Court tosses BLM frack ruling and appeal
A federal appellate court on Thursday dismissed an appeal of a ruling finding the Bureau of Land Management’s regulation regulating hydraulic fracturing to be illegal, while also vacating the ruling itself.
The 10th Circuit Court of Appeals based its decision not on the merits of the case, but on the fact that the BLM is moving to revoke the regulation. But the action means that the fracking rule takes effect for the time being, said Michael Freeman, an attorney with Earthjustice who is a litigator in the case.
The appeals court determined the the BLM’s move under the Trump administration to revoke the rule make the appeal moot.
“It is clearly evident that the disputed matter that forms the basis for our jurisdiction has … become a moving target,” the court ruled, finding that to proceed with considering the appeal would be a waste of judicial resources.
It said its decision to also dismiss the Wyoming district court decision was guided in part by its general practice of vacating district court judgments when an appeal becomes moot, to prevent them “from spawning any legal consequences.”
The lower court had ruled in 2016 that the BLM lacked the authority to regulate hydraulic fracturing. The new BLM rule requires disclosure of chemicals used in fracking, and also has new well construction and testing requirements, and requires the use of tanks rather than pits when storing fluids flowing back from wells.
Freeman said the rule was scheduled to take effect in 2015, but it was put on hold by a preliminary injunction issued by the Wyoming judge.
But the appeals court’s action means the injunction is no longer in place and the rule takes effect, he said.
“In terms of how long that will be in effect, that’s uncertain,” he said.
But he said it could be some time, given how long rulemaking processes take, including ones to revoke existing rules.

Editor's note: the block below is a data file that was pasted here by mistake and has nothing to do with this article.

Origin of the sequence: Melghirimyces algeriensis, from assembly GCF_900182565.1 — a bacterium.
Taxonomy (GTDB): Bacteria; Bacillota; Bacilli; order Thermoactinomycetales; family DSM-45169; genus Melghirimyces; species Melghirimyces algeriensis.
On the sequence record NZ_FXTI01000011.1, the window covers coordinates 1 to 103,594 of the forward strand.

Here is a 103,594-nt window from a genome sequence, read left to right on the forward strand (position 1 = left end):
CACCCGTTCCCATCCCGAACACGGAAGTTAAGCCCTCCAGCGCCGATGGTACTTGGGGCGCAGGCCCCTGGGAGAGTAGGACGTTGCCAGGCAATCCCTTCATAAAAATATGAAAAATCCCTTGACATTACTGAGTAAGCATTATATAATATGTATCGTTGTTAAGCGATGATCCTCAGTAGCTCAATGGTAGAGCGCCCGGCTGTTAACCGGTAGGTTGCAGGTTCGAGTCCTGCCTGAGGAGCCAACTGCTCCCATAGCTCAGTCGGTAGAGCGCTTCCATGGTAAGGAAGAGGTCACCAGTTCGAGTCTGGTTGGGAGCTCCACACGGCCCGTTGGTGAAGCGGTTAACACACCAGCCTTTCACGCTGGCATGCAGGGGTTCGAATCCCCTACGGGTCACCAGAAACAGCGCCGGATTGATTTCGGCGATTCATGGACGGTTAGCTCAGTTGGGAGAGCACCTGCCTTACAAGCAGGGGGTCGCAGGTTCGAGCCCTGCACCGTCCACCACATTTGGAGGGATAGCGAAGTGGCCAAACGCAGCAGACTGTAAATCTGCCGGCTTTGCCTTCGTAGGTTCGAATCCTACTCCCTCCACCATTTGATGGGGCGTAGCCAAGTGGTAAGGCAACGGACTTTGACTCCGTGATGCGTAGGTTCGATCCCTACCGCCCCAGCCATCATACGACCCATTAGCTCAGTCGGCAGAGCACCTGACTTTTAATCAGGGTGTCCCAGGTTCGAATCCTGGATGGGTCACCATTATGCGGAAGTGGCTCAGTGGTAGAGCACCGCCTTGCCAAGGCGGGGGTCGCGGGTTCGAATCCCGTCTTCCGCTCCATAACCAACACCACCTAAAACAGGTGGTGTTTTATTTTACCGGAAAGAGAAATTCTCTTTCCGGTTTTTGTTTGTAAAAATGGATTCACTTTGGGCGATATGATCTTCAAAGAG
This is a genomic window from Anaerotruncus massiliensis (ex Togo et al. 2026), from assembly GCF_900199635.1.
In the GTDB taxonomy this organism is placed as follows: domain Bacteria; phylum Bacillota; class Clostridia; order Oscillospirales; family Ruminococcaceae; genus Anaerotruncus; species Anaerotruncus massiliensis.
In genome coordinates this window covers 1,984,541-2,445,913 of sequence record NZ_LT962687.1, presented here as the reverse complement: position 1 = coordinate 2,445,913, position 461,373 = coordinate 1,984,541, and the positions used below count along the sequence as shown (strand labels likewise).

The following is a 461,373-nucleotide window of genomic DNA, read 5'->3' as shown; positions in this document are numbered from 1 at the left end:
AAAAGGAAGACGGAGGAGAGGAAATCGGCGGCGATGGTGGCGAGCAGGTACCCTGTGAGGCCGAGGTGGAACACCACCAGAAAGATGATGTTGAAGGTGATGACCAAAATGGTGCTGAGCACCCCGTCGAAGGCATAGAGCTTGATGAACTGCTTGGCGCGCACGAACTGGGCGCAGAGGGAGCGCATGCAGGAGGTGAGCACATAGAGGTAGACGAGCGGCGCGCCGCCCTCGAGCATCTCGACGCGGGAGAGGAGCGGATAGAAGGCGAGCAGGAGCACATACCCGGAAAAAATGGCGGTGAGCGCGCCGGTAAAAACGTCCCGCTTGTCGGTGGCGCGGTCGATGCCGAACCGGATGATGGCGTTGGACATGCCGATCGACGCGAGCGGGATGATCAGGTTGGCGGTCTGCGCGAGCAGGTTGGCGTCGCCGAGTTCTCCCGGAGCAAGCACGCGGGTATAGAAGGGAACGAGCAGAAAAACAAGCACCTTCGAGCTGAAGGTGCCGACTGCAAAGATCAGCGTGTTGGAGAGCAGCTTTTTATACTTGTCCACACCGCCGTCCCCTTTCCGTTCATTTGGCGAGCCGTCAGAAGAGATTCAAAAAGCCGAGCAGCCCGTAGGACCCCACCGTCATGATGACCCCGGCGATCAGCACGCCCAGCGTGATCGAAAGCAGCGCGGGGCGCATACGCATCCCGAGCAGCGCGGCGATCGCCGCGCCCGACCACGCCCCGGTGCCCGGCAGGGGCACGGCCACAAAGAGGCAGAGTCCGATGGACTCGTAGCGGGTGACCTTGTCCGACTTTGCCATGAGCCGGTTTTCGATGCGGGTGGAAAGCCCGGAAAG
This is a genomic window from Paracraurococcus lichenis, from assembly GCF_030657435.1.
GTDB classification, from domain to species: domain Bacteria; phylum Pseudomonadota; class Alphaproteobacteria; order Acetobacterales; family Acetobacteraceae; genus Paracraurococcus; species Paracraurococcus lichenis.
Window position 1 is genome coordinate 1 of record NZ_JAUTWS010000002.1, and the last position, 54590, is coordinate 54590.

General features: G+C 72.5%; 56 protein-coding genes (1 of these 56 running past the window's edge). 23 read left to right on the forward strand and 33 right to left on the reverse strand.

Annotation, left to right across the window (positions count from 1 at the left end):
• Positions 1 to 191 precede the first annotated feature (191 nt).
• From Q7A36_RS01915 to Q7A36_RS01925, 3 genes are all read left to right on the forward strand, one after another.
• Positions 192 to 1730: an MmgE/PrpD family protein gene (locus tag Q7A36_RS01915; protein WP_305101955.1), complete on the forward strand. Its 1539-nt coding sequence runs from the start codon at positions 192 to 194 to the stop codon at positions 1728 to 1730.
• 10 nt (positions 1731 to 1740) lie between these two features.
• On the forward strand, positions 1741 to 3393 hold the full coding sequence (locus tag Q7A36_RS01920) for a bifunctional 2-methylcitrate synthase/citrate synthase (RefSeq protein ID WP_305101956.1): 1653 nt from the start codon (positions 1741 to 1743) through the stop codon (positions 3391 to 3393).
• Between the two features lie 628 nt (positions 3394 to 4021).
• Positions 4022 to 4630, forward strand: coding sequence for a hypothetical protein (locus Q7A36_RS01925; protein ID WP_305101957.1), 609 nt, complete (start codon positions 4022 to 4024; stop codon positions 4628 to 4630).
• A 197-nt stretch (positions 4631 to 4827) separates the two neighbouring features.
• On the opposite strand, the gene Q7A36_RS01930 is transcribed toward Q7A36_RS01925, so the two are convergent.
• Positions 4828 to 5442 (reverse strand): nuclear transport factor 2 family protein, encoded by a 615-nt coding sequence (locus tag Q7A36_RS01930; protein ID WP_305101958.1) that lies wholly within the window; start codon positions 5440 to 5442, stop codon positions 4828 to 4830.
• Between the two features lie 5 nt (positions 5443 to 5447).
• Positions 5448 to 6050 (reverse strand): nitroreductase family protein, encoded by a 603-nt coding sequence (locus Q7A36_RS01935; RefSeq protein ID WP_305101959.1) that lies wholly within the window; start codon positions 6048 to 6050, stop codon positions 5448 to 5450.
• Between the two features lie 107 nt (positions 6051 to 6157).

While the BLM could seek to refrain from enforcing the rule while it works on revoking it, Freeman said the federal government has run into legal trouble trying to do the same thing in other situations. Recently, a court ruled against the government’s attempt to postpone the effective date of a new Office of Natural Resources Revenue rule governing royalty valuations for coal, oil and gas as it moved to rescind it.
If BLM officials don’t want to apply the fracking rule they need “to go through their formal rulemaking. They can’t just turn around and say ‘we’re not going to follow our own rule,’” Freeman said.
Kathleen Sgamma is president of the Western Energy Alliance, which has been legally challenging the fracking rule along with the Independent Petroleum Association of America.
“We’re pleased that … IPAA and Western Energy Alliance are even closer to finally putting BLM’s ill-conceived fracking rule to bed,” she said in a news release. “As with the royalty valuation rule that was recently completely rescinded, there are some technicalities to work through in the short term, but just as the court recognizes that it is not worthwhile to expend judicial resources on a rule that is being overturned, it is clear that implementing the rule in the short term is likewise a waste of industry and government resources.”